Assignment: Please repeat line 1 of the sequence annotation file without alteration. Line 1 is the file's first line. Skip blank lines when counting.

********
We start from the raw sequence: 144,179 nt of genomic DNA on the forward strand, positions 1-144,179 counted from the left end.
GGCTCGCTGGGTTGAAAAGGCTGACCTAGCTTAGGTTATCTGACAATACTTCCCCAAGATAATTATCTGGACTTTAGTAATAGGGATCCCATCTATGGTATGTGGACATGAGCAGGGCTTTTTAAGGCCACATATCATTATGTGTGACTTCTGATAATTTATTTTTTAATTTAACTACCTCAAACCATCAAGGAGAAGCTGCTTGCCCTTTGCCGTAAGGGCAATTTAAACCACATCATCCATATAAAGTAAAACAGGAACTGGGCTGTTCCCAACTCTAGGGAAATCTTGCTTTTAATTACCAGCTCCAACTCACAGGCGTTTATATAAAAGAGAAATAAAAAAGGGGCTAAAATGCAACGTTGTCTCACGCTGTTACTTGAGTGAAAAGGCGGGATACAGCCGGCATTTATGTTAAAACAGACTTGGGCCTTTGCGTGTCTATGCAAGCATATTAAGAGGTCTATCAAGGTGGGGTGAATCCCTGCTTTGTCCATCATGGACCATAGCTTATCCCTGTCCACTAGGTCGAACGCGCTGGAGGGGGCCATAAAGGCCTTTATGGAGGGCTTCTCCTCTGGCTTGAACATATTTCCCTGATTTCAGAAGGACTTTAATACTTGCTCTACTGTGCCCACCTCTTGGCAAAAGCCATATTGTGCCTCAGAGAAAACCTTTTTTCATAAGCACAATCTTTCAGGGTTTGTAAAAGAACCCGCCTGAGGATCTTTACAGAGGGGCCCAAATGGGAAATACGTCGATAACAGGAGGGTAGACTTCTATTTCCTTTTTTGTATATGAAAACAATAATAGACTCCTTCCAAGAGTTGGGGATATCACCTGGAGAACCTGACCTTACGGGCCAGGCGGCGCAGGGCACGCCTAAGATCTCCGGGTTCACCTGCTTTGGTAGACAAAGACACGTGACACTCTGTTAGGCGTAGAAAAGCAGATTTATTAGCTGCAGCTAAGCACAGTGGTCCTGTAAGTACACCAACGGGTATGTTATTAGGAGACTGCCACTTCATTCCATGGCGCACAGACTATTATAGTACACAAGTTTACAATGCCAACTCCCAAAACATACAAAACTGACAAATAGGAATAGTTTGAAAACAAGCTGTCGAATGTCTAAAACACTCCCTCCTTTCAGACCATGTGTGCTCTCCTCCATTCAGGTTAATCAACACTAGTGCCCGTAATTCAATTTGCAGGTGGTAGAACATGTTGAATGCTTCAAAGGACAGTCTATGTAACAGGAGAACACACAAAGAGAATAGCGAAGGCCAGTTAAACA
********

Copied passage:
We start from the raw sequence: 144,179 nt of genomic DNA on the forward strand, positions 1-144,179 counted from the left end.